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Smash

Pilot Thoughts

I watched the preview of the pilot for the new NBC drama Smash, the much-hyped series about the making of a Broadway musical about Marilyn Monroe.  I hope to blog about it each week as new episodes air, but these are my initial thoughts about the pilot and concept itself.

First off, it’s Broadway, and I love that.  This is the show about Broadway that theatre fans like me have been hoping for after being teased by Glee (which uses some musical theatre songs but isn’t really about musical theatre). The pilot showed a lot of promise, and it will be interesting to see how it develops. Also, although I understand the initial comparisons by viewers (including myself in this post) to Glee, I hope they will stop soon because Smash is its own show. Aside from having musical numbers, this is nothing like Glee, which is only about Broadway when it wants to be (and it mostly doesn’t).  I gave up on Glee midway through the second season and tried to watch it again in the third only to give up again because the writing and characterizations were too inconsistent.  I have high hopes that Smash will fare better in the consistency department (and hopefully will have much less AutoTune). Here are my initial thoughts:

Positives–I am a self-confessed theatre geek, so anything about theatre is going to get me watching, at least at first.  I also love that they’ve put in some references to shows, performers and writers that real Broadway buffs will recognize.  I also like that it shows the development of the show from the ground up, taking us through the whole process, from writing to demos, to finding a producer (Anjelica Huston) and director, to casting and (in upcoming episodes) workshops and rehearsals.  Also, I like the focus on two common “types” in the running for the role of Marilyn—the Broadway ensemble member who dreams of getting a lead (Megan Hilty as Ivy Lynn), and the complete newcomer who waits tables while auditioning and hoping for her big break (Katharine McPhee as Karen Cartwright).  The characters seem interesting, if not fully developed yet (it’s only a pilot)–the snarky, randy British director (Jack Davenport), the playwright/lyricist (Debra Messing) who is trying to juggle a career and family, Karen’s too-perfect boyfriend (Raza Jaffrey), and more.  I love the interaction between Messing and Christian Borle as the composer.  I loved the musical numbers, and the very New York vibe to the show.  Actually filming in the Big Apple definitely adds to the authenticity of the show.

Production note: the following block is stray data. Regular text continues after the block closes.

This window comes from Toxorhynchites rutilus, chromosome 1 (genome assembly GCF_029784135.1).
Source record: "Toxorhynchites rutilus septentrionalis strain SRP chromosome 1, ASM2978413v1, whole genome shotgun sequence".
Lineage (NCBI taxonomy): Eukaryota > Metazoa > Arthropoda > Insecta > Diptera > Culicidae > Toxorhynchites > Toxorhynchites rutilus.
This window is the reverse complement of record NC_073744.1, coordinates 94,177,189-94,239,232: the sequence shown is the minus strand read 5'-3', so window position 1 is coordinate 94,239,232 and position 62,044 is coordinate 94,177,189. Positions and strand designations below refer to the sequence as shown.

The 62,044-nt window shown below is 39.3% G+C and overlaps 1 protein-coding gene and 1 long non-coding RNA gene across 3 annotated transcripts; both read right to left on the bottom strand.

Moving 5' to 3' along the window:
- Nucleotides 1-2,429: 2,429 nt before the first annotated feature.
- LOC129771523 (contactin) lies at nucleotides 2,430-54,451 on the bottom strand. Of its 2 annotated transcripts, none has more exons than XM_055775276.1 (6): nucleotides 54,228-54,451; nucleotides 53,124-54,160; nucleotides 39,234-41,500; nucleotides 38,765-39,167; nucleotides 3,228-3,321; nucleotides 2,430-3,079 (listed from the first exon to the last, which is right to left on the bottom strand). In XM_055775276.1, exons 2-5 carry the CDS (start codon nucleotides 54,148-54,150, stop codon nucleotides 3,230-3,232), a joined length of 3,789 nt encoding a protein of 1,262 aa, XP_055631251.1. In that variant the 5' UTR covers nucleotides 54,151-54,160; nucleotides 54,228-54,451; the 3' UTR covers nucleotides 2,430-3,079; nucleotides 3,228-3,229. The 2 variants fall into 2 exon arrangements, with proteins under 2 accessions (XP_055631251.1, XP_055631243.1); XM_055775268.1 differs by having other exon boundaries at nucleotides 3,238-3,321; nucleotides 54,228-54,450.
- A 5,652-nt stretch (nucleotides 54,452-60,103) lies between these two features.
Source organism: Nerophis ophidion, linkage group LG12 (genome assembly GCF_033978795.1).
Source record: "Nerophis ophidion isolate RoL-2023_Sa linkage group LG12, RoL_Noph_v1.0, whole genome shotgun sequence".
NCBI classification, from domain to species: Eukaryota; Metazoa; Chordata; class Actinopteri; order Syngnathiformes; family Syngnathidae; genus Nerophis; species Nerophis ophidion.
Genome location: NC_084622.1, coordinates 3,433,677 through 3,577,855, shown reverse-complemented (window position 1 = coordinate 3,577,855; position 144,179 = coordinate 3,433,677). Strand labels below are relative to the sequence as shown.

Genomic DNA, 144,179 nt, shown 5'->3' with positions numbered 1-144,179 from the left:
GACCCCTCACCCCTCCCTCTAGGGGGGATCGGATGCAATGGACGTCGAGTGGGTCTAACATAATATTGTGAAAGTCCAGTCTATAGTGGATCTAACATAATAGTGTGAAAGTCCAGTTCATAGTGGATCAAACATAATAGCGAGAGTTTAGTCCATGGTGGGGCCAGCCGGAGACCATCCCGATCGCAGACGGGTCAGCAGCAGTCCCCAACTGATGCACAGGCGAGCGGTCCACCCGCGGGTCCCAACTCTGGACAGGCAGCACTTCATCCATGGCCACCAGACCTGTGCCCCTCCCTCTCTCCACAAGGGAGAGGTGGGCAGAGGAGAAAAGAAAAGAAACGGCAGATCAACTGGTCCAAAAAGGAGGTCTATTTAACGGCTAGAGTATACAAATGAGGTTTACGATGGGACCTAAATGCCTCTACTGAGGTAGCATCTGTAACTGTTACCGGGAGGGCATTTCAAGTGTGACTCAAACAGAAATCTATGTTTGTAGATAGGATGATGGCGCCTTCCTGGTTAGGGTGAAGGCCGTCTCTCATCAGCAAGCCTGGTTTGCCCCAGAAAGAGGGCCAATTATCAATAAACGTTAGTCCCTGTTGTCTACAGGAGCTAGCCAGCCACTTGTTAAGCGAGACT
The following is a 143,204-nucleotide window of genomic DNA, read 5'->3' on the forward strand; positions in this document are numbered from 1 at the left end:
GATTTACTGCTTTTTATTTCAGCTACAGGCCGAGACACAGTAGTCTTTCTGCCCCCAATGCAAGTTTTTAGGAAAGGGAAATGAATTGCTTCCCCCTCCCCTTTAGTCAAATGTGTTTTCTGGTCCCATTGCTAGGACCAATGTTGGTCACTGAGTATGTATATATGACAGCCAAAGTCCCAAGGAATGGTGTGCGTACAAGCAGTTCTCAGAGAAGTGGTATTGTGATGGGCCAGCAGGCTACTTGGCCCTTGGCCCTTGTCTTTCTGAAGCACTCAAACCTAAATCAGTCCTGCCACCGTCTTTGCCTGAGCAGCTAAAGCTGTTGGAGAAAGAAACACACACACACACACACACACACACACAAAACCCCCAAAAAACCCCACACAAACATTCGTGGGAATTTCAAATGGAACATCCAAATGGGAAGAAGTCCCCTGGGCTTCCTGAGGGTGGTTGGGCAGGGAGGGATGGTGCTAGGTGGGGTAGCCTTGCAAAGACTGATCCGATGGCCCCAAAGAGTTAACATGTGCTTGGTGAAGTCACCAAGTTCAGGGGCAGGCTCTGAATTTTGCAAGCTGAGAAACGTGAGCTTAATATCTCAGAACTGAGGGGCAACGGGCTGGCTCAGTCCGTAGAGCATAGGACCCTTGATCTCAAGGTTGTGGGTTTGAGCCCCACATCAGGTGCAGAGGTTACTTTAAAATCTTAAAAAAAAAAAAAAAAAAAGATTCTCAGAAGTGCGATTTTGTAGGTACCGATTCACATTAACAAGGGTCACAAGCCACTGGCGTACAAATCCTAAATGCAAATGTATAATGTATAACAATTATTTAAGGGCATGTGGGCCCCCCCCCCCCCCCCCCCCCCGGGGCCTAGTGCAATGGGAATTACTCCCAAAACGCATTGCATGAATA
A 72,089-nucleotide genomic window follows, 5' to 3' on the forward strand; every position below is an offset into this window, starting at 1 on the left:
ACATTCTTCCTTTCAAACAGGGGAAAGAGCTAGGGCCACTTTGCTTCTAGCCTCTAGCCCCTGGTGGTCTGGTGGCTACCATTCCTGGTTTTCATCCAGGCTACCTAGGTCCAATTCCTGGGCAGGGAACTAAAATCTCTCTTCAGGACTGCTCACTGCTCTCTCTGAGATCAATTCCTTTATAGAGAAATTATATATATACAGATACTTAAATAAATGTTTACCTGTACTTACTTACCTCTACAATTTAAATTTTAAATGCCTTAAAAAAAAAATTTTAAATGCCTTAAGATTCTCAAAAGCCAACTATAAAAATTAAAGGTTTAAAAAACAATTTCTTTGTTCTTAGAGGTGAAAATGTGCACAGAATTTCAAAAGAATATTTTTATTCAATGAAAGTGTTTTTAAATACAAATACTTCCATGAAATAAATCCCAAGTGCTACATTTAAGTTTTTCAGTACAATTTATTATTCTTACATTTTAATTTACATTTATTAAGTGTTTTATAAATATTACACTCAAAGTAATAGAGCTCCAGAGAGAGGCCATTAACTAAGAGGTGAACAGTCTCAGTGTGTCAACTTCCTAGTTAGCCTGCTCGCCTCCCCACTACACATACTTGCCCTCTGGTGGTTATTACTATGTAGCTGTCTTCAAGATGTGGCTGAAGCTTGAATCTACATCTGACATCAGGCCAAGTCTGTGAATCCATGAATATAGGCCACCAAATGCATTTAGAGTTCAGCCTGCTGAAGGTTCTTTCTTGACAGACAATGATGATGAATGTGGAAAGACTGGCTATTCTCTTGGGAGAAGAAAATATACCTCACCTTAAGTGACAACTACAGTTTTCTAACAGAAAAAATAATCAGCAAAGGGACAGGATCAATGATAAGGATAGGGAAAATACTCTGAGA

Reservations—Some of the plot elements are very obviously Hollywood trying to do Broadway and seem contrived to hold the audience’s attention–the “private meeting” at his apartment that the director calls with Karen, the book writer’s family issues, the composer’s grudge against the director, the producer’s big messy divorce, etc.  It seems like all the players involved have a whole lot of heavy personal drama in addition to their work on the musical, but it’s TV and that’s what TV shows do.  I’m OK with all of that if the story holds my attention.  I do wonder, though, that even though I love all the Broadway insider vibes, if those might turn off casual viewers who don’t follow the theatre world closely.  I hope it will draw more fans to musical theatre, but the jury is still out on whether it will.

I also don’t know if I  buy all the “she’s an undiscovered STAR” hype they’re building around the Karen character. The ads I saw during the Super Bowl were about Katharine McPhee as much as they were about the show, with Megan Hilty barely getting any screentime. McPhee is a very good singer and I remember that I wanted her to win her season of American Idol (back when I still watched it), but Hilty as Ivy is excellent as well, even though the show definitely seems weighted to get the audience to support Karen over Ivy. From my perspective, though, Ivy seems better suited for the part from the outset and seems more of a complete performer (singing, dancing and acting) than Karen has been shown to be. I do like that it’s not a black-and-white “hero vs. villain” angle, though, and both characters are sympathetic in their own ways. We will see how it all unfolds, and I will definitely keep watching.

I hope this show will catch on with the general public enough for a full season, and I look forward to seeing how the story develops.  Let’s see if Smash really will be a smashing success.